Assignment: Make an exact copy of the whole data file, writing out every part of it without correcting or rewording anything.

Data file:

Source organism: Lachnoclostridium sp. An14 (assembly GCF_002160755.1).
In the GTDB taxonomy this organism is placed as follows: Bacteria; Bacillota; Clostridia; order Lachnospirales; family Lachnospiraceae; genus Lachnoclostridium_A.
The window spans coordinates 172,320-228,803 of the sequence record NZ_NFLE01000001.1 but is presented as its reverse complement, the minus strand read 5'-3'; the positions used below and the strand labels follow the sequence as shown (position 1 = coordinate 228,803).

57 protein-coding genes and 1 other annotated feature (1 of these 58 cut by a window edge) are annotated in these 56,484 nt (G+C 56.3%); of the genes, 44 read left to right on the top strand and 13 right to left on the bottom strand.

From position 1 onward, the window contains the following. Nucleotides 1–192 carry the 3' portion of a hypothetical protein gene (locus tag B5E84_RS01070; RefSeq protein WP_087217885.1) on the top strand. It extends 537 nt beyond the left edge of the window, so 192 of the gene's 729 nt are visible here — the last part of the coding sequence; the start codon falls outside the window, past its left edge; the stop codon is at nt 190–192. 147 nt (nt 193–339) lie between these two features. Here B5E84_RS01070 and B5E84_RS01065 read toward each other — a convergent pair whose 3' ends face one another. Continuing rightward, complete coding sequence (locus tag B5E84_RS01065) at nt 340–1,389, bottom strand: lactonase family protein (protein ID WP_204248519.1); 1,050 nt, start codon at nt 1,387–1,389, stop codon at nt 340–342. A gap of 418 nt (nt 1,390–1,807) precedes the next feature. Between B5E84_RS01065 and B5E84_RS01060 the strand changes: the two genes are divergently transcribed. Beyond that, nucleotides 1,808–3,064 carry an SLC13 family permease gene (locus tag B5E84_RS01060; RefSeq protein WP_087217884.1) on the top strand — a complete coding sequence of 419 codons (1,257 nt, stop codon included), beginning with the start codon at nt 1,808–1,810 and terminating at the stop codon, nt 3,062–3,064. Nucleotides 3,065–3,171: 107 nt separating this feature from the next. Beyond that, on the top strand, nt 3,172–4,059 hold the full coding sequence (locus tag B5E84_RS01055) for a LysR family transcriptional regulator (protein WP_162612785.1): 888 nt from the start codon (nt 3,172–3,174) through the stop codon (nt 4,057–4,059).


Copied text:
Source organism: Lachnoclostridium sp. An14 (assembly GCF_002160755.1).
In the GTDB taxonomy this organism is placed as follows: Bacteria; Bacillota; Clostridia; order Lachnospirales; family Lachnospiraceae; genus Lachnoclostridium_A.
The window spans coordinates 172,320-228,803 of the sequence record NZ_NFLE01000001.1 but is presented as its reverse complement, the minus strand read 5'-3'; the positions used below and the strand labels follow the sequence as shown (position 1 = coordinate 228,803).

57 protein-coding genes and 1 other annotated feature (1 of these 58 cut by a window edge) are annotated in these 56,484 nt (G+C 56.3%); of the genes, 44 read left to right on the top strand and 13 right to left on the bottom strand.

From position 1 onward, the window contains the following. Nucleotides 1–192 carry the 3' portion of a hypothetical protein gene (locus tag B5E84_RS01070; RefSeq protein WP_087217885.1) on the top strand. It extends 537 nt beyond the left edge of the window, so 192 of the gene's 729 nt are visible here — the last part of the coding sequence; the start codon falls outside the window, past its left edge; the stop codon is at nt 190–192. 147 nt (nt 193–339) lie between these two features. Here B5E84_RS01070 and B5E84_RS01065 read toward each other — a convergent pair whose 3' ends face one another. Continuing rightward, complete coding sequence (locus tag B5E84_RS01065) at nt 340–1,389, bottom strand: lactonase family protein (protein ID WP_204248519.1); 1,050 nt, start codon at nt 1,387–1,389, stop codon at nt 340–342. A gap of 418 nt (nt 1,390–1,807) precedes the next feature. Between B5E84_RS01065 and B5E84_RS01060 the strand changes: the two genes are divergently transcribed. Beyond that, nucleotides 1,808–3,064 carry an SLC13 family permease gene (locus tag B5E84_RS01060; RefSeq protein WP_087217884.1) on the top strand — a complete coding sequence of 419 codons (1,257 nt, stop codon included), beginning with the start codon at nt 1,808–1,810 and terminating at the stop codon, nt 3,062–3,064. Nucleotides 3,065–3,171: 107 nt separating this feature from the next. Beyond that, on the top strand, nt 3,172–4,059 hold the full coding sequence (locus tag B5E84_RS01055) for a LysR family transcriptional regulator (protein WP_162612785.1): 888 nt from the start codon (nt 3,172–3,174) through the stop codon (nt 4,057–4,059).